Effects of stigma associated with HIV infection

Stigma drives the HIV/AIDS epidemic by creating a culture of blame and victimization [4, 5, 24, 25]. In Nigeria, 44% of unmarried youth stated that mandatory PHT would increase the stigma of HIV/AIDS [20]. More than one third of students in our survey opted for disclosure of their prospective spouse’s HIV sero-positivity, either by informing the public or reporting to police. It is unknown whether students’ views were due to Islamic values prohibiting sexual relations before and outside the marriage, or to regional policies such as mandatory HIV testing for several low-risk groups [8, 9, 13, 26]. HIV can be seen as divine punishment for deviancy. In Islam, there are greater negative sanctions for prohibited sexual conduct than for drug usage [27]. Expressing empathy and compassion to PLHIV may be perceived as acceptance for a practice that causes the infection [5, 28]. The degree of stigmatization is reportedly higher in low prevalence areas, which could explain why social stigma is noticeable in a country such as the UAE [26].
More knowledgeable students were more likely to disclose their prospective spouses sero-positive status, and this increased post-intervention (of note, this was an intention to report, not actual reporting behavior). Possibly, as HIV/AIDS knowledge scores improved, misperceptions regarding sources of infection decreased. Students gained information that non marital sex is one of the main modes of HIV transmission for males in the UAE, and that marital sex is the main risk factor for females [1, 14]. Such knowledge, in conjunction with negative religious sanctions for prohibited sexual conduct, might have influenced willingness to reveal a prospective spouse’s serology [13, 27]. Attitudes supporting disclosure were associated with negative attitude scores to PLHIV. As found by others, young females had a lower tendency to disclose, possibly due to a more compassionate feminine model of behavior [24, 29].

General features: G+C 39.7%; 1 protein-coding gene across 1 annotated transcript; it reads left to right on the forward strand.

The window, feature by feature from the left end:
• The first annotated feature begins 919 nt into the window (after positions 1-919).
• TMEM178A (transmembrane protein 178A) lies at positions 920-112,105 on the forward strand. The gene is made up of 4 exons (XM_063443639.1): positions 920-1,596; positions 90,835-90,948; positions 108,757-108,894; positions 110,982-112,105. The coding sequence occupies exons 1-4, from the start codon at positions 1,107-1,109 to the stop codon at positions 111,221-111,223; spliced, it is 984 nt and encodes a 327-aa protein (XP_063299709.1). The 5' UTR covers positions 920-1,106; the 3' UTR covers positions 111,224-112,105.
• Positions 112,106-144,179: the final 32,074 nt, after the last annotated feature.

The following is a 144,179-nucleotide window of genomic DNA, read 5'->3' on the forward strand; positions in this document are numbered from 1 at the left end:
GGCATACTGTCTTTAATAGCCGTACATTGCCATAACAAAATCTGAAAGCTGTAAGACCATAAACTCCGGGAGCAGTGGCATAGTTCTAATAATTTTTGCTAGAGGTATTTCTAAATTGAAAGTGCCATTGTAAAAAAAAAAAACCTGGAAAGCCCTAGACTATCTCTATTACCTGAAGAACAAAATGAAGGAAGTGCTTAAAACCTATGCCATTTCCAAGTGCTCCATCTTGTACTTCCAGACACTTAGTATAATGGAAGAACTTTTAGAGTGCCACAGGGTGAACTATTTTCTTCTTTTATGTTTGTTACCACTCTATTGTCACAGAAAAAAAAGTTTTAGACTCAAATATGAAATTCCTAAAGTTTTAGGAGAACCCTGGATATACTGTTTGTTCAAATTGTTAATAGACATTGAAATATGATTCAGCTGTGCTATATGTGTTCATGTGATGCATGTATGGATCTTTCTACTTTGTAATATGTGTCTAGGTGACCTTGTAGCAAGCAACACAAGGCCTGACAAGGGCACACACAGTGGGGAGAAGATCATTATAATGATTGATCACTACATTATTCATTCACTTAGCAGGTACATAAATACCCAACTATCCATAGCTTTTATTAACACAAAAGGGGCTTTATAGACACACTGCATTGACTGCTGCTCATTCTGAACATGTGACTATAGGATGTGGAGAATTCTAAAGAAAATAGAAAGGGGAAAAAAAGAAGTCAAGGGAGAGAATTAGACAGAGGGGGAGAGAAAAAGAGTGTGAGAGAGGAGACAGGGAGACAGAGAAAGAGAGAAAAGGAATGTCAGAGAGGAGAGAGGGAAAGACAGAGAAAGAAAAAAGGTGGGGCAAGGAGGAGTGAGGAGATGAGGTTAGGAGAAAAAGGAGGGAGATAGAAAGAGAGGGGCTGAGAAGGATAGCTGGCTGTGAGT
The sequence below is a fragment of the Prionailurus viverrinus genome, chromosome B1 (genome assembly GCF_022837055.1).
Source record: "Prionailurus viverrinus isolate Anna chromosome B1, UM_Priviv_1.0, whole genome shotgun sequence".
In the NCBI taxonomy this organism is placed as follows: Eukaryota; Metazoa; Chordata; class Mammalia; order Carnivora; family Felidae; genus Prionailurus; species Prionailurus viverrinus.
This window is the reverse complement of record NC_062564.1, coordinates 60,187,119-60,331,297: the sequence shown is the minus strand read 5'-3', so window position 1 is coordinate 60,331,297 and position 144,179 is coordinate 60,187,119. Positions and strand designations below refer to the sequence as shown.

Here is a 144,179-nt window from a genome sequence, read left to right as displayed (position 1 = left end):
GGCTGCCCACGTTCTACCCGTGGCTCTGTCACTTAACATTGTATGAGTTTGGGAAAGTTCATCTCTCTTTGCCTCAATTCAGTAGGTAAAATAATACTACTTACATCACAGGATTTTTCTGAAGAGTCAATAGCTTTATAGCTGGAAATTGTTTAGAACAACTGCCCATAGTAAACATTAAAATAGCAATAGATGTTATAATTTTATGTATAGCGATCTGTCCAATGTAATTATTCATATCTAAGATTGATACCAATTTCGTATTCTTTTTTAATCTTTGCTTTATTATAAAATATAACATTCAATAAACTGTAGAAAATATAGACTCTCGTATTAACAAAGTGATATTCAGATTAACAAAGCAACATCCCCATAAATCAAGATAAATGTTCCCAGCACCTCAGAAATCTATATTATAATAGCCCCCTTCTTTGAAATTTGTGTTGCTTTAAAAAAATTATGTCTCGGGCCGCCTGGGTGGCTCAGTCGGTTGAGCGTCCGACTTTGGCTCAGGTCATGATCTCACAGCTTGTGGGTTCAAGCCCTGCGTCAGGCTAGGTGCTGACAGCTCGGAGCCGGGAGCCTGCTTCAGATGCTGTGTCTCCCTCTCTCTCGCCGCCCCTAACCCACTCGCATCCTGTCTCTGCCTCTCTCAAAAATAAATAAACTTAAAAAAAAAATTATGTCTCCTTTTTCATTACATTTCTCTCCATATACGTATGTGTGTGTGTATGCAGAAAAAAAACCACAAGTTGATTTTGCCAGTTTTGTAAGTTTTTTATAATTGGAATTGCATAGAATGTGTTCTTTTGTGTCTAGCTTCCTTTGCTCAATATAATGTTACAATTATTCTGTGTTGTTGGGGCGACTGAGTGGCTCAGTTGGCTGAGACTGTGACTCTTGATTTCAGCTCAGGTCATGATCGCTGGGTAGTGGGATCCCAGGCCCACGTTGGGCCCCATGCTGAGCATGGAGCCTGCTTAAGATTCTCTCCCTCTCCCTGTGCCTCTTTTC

Effects of the educational intervention on stigmatizing attitudes and periodic marital HIV testing

During our intervention, short workshops were conducted to help students to understand that PLHIV should not be condemned for their illness [14]. Intolerant attitudes towards HIV-infected hypothetical prospective spouses, such as reporting to police or to the public, improved post-intervention. It might be questioned whether this statistically significant change, reported as a proportion, is of actual programmatic significance; however, the study revealed that students with higher attitude scores became less likely to report. Hence, such educational workshops, which appear to be an effective means in reducing discrimination against PLHIV, might also influence PHT in terms of reducing stigmatizing attitudes towards HIV-infected future spouses. Others have reported interventions reducing stigmatizing attitudes and behavior [30, 31]. Post-intervention, supporters of harsh attitudes decreased among males, although general attitude scores improved less than among females [14]. Despite reported challenges in communicating with young males regarding HIV/AIDS related issues [29], appropriate educational interventions may improve negative attitudes [14].


The study included only Abu Dhabi Emirate; however, a strong point of the study was the large number of schools/classes selected randomly, and the fact that it included also other Arabs. With a substantial proportion of students from other Arab countries, the study may be more broadly generalized within this context.